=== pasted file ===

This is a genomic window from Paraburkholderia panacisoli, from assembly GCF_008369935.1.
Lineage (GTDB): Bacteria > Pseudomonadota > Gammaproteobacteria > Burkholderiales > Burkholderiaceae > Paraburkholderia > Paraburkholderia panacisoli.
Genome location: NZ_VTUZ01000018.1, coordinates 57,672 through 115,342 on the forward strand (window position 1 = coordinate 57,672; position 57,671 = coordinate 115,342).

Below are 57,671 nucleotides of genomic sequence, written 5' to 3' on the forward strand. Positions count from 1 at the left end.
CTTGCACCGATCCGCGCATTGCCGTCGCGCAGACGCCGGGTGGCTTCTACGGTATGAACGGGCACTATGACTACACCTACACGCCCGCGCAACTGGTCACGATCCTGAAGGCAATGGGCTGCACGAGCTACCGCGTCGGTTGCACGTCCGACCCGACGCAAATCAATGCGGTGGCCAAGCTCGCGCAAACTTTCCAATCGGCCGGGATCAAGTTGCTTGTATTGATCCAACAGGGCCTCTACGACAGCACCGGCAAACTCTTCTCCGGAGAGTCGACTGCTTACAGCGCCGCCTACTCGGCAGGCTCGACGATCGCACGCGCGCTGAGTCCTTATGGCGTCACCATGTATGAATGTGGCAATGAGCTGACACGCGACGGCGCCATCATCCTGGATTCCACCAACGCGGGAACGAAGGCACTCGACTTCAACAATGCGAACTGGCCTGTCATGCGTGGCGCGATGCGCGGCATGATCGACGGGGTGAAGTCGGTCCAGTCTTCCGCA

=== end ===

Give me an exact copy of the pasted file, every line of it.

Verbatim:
This is a genomic window from Paraburkholderia panacisoli, from assembly GCF_008369935.1.
Lineage (GTDB): Bacteria > Pseudomonadota > Gammaproteobacteria > Burkholderiales > Burkholderiaceae > Paraburkholderia > Paraburkholderia panacisoli.
Genome location: NZ_VTUZ01000018.1, coordinates 57,672 through 115,342 on the forward strand (window position 1 = coordinate 57,672; position 57,671 = coordinate 115,342).

Below are 57,671 nucleotides of genomic sequence, written 5' to 3' on the forward strand. Positions count from 1 at the left end.
CTTGCACCGATCCGCGCATTGCCGTCGCGCAGACGCCGGGTGGCTTCTACGGTATGAACGGGCACTATGACTACACCTACACGCCCGCGCAACTGGTCACGATCCTGAAGGCAATGGGCTGCACGAGCTACCGCGTCGGTTGCACGTCCGACCCGACGCAAATCAATGCGGTGGCCAAGCTCGCGCAAACTTTCCAATCGGCCGGGATCAAGTTGCTTGTATTGATCCAACAGGGCCTCTACGACAGCACCGGCAAACTCTTCTCCGGAGAGTCGACTGCTTACAGCGCCGCCTACTCGGCAGGCTCGACGATCGCACGCGCGCTGAGTCCTTATGGCGTCACCATGTATGAATGTGGCAATGAGCTGACACGCGACGGCGCCATCATCCTGGATTCCACCAACGCGGGAACGAAGGCACTCGACTTCAACAATGCGAACTGGCCTGTCATGCGTGGCGCGATGCGCGGCATGATCGACGGGGTGAAGTCGGTCCAGTCTTCCGCA